Kant on Temporal Extension: Embodied, Indexical Idealism
Journal article, Peer reviewed
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Original versionKant-Studien. 2019, 110 (3), 498-511. 10.1515/kant-2019-3008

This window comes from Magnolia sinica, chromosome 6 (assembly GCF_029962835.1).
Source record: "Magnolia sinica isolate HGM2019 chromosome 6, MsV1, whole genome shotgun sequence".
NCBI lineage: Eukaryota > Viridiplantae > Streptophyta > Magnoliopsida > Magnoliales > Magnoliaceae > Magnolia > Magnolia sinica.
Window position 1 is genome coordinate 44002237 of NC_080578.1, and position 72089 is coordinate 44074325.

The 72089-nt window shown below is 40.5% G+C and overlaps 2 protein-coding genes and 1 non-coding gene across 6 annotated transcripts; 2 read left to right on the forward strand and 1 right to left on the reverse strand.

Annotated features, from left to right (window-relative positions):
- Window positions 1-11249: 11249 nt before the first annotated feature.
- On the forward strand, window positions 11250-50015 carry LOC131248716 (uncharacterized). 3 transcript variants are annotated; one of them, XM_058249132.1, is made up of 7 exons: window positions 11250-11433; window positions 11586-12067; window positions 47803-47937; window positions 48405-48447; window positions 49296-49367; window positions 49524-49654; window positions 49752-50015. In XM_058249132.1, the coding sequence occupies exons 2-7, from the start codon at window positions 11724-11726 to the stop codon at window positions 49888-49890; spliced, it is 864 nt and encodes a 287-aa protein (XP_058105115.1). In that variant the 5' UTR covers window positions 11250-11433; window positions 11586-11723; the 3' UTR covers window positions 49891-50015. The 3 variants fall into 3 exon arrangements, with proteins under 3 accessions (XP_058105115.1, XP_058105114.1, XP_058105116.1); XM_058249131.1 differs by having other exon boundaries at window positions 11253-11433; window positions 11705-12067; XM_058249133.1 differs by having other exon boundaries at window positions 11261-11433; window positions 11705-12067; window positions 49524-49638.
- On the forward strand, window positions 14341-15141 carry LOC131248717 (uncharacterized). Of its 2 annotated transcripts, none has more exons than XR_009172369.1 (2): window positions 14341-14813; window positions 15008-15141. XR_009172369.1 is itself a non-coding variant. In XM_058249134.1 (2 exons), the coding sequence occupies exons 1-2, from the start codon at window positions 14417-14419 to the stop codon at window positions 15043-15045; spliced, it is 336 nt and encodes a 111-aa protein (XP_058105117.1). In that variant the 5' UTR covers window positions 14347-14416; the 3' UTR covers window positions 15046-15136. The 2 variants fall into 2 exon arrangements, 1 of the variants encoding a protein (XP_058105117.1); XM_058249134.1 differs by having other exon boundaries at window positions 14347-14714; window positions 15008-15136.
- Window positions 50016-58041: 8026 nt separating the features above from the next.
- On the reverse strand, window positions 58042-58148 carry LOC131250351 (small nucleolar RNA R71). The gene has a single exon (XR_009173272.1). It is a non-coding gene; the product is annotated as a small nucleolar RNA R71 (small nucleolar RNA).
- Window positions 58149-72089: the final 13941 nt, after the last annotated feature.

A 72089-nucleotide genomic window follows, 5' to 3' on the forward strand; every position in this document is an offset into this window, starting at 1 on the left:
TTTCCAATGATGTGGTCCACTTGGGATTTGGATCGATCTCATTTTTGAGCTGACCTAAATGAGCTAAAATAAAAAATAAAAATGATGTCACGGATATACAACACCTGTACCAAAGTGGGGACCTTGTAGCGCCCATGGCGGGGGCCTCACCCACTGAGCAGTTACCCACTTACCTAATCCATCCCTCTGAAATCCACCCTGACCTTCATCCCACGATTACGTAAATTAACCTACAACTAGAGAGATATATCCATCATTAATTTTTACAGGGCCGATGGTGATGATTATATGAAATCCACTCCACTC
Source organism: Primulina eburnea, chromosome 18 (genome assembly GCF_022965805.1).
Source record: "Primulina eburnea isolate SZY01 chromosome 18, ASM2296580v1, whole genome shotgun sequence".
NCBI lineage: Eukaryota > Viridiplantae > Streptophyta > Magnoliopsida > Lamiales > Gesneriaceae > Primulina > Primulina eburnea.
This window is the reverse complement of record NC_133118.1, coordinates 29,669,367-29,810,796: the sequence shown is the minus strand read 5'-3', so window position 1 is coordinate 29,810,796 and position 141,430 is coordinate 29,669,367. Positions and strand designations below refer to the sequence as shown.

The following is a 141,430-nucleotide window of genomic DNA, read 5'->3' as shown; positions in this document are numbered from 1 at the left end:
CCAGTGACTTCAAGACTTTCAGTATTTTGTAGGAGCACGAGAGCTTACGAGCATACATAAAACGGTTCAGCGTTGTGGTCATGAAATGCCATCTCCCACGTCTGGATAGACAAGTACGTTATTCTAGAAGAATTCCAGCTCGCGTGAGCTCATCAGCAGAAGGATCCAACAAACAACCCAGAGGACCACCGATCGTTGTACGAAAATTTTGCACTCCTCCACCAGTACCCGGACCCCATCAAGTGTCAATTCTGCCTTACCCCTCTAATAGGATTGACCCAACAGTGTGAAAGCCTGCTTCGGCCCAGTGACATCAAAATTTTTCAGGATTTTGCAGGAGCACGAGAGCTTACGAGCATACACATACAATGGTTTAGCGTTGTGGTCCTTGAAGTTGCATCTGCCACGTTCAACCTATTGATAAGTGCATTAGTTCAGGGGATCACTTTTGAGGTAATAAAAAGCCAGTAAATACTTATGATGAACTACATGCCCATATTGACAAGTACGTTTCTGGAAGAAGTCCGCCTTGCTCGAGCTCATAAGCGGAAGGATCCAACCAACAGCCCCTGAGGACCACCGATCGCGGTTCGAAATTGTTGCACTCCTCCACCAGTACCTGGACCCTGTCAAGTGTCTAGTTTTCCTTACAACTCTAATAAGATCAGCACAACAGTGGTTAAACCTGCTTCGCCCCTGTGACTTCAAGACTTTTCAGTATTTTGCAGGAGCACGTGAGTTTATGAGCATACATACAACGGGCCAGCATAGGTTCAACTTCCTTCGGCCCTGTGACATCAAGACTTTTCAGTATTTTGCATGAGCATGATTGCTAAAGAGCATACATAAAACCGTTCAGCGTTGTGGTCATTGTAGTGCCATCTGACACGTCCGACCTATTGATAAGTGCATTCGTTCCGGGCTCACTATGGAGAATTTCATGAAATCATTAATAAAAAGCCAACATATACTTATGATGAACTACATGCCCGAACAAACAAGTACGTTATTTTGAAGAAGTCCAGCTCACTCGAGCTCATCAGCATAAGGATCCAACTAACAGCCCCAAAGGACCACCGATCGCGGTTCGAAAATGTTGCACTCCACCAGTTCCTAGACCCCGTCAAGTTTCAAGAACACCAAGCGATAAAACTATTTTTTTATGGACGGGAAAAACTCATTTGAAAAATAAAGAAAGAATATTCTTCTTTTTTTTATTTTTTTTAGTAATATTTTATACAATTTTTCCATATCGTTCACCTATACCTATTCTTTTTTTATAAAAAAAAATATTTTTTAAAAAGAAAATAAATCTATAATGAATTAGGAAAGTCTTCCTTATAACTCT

I defend what I take to be a genuinely Kantian view on temporal extension: time is not an object but a human horizon of concrete particulars. As such, time depends on the existence of embodied human subjects. It does not, however, depend on those subjects determined as spatial objects. Starting with a realist notion of “apperception” as applied to indexical space (1), I proceed with the need for external criteria of temporal duration (2). In accordance with Kant’s Second Analogy of Experience, these criteria are found in concepts and laws of motion and change (3). I then see what follows from this for a reasonable notion of transcendental idealism (4). Finally, in support of my Kantian conclusions, I argue for the transcendentally subjective nature of particular temporal extension (5).